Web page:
By M.D. Kittle
MADISON — The Republican-controlled Legislature is asking a Waukesha County judge to be allowed to intervene in a lawsuit to stop Wisconsin Elections Commission-issued guidance allowing clerks to fill in missing information on absentee ballot envelopes.
The Legislature also filed for a temporary injunction to immediately block WEC from sending any further guidance on ballot curing to clerks. If the court sides with the Legislature, clerks would immediately be barred from curing absentee ballots.
In January, the Joint Committee for Review of Administrative Rules (JCRAR) sent the Elections Commission a letter to suspend its 2016 guidance expanding ballot curing. The letter questioned WEC’s statutory authority in issuing such guidance and directed the agency to submit a rule on ballot curing to the legislative committee if clarity in the existing law was necessary.
Curing became a point of contention in the hotly contested 2020 election after President Donald Trump’s campaign raised concerns about local election clerks filling in missing addresses and other information on absentee ballot envelopes. Emails also show a liberal activist offering to cure absentee ballots for clerks in Milwaukee and Green Bay. The activist was part of a network of liberal voting rights groups funded by Facebook founder Mark Zuckerberg.
In July, WEC submitted an emergency rule to the committee that was the same as the 2016 guidance, allowing clerks to continue curing ballots. JCRAR then suspended the rule. Ann Jacobs, a highly partisan Democrat on the six-member Elections Commission, publicly declared the agency would defy the Legislature, insisting that clerks “CAN still fill in missing witness address information per WEC guidance issued in 2016.”
So most of this tweet is wrong. The rule at issue went into effect 7/11/22. Clerks CAN still fill in missing witness address info per WEC guidance issued in 2016. https://t.co/MAAQPKC8TY
— Ann Jacobs (@AnnJacobsMKE) July 20, 2022
The latest act of defiance by the unelected commissioners forced the Legislature to seek to intervene in the lawsuit.
As the Wisconsin Institute for Law & Liberty testified, the statue is clear; WEC’s guidance violates the meaning and spirit of the law.
“If a certificate (absentee ballot envelope) is missing the address of a witness, the ballot may not be counted,” the law states. And Wis. Stat. § 6.87(9) states: “If a municipal clerk receives an absentee ballot with an improperly completed certificate or with no certificate, the clerk may return the ballot to the elector, inside the sealed envelope when an envelope is received, together with a new envelope if necessary, whenever time permits the elector to correct the defect and return the ballot within the period authorized…”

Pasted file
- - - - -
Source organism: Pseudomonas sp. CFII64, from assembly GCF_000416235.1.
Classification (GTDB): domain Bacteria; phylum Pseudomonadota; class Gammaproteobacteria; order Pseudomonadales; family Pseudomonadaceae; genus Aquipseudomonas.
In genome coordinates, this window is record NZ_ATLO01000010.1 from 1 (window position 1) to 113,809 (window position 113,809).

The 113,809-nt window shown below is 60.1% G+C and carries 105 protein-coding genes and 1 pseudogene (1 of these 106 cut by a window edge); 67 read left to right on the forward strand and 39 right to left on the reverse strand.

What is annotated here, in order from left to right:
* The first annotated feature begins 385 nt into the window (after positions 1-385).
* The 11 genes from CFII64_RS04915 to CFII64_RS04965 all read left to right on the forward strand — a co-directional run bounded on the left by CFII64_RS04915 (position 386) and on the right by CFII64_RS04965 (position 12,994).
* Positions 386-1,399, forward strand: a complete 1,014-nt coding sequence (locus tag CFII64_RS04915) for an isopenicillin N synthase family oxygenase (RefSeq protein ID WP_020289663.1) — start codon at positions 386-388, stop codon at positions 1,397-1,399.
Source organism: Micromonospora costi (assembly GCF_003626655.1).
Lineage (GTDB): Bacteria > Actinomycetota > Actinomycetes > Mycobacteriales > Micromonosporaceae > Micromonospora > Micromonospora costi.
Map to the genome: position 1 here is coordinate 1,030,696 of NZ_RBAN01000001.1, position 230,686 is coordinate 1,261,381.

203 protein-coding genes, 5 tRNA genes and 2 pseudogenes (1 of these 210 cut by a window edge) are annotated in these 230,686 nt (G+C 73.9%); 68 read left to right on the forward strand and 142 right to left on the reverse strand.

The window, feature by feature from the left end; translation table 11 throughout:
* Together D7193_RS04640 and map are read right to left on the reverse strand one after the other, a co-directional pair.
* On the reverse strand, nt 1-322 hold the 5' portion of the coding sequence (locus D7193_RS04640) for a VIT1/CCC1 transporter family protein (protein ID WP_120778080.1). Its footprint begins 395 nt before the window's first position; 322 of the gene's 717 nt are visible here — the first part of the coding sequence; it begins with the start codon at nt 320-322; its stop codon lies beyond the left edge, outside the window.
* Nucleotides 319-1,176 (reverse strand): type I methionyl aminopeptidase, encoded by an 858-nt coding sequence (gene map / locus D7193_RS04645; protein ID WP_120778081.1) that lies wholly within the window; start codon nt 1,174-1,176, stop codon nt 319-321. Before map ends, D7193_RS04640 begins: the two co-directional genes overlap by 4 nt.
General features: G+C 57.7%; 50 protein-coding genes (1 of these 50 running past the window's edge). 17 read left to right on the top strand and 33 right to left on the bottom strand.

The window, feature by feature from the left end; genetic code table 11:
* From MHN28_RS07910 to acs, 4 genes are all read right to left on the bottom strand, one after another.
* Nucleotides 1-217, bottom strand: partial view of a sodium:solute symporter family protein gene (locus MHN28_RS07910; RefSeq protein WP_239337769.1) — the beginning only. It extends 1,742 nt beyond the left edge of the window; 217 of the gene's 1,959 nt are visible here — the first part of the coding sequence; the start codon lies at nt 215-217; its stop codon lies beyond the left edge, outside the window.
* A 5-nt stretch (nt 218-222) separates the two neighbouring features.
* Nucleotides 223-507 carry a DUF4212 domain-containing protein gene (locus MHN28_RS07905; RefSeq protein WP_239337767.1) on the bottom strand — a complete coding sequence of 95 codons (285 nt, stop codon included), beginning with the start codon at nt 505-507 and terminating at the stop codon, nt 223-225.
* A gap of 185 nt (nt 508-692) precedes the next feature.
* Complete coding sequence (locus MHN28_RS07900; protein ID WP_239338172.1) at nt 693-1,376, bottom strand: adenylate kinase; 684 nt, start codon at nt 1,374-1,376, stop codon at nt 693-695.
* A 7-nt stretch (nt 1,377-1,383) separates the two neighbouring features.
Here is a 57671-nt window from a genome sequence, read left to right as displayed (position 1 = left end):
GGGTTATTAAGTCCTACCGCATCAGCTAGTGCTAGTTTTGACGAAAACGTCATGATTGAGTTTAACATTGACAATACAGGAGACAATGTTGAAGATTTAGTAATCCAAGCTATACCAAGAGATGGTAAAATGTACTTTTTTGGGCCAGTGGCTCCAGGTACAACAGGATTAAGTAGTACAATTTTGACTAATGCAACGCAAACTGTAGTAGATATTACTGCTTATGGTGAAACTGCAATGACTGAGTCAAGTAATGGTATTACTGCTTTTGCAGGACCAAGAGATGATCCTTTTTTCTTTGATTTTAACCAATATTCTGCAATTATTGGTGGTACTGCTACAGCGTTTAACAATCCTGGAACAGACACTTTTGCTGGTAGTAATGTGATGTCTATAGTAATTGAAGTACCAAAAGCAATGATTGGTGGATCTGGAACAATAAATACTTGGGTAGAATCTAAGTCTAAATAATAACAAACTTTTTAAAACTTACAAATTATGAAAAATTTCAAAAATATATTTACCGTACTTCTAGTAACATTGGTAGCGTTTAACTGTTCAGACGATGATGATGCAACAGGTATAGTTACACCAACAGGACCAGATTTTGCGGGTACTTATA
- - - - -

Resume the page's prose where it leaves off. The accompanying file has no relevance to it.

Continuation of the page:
The law does not state that the clerk may personally make corrections or additions to the absentee ballot certificate.
In its motion to intervene, the Legislature claims it is protecting its interest in assuring a statute the body enacted and an official act of its rules committee are enforced. As the motion notes, WEC exceeded its authority in even issuing guidance on ballot curing. Beyond that, the Legislature, through its committee, has rejected that guidance.
“Lawless ballot curing cannot and will not be allowed to continue. We’re putting the full weight of the Legislature behind this lawsuit to shut down WEC’s defiant and flagrant abuse of the law,” said Senate Majority Leader Devin LeMahieu (R-Oostburg).
The Legislature’s motion to intervene follows a complaint last week against the city of Racine and its top election official for the city’s use of a mobile voting unit. With the appearance of a food truck, the “polling booth on wheels” has been used as a remote in-person absentee voting site. The complaint, filed by the Wisconsin Institute for Law & Liberty, charges the voting van violates state election law in part because it has only been sent to Democrat dominant parts of the city. Racine’s vehicle was funded by a grant from the Zuckerberg-seeded voter activist group.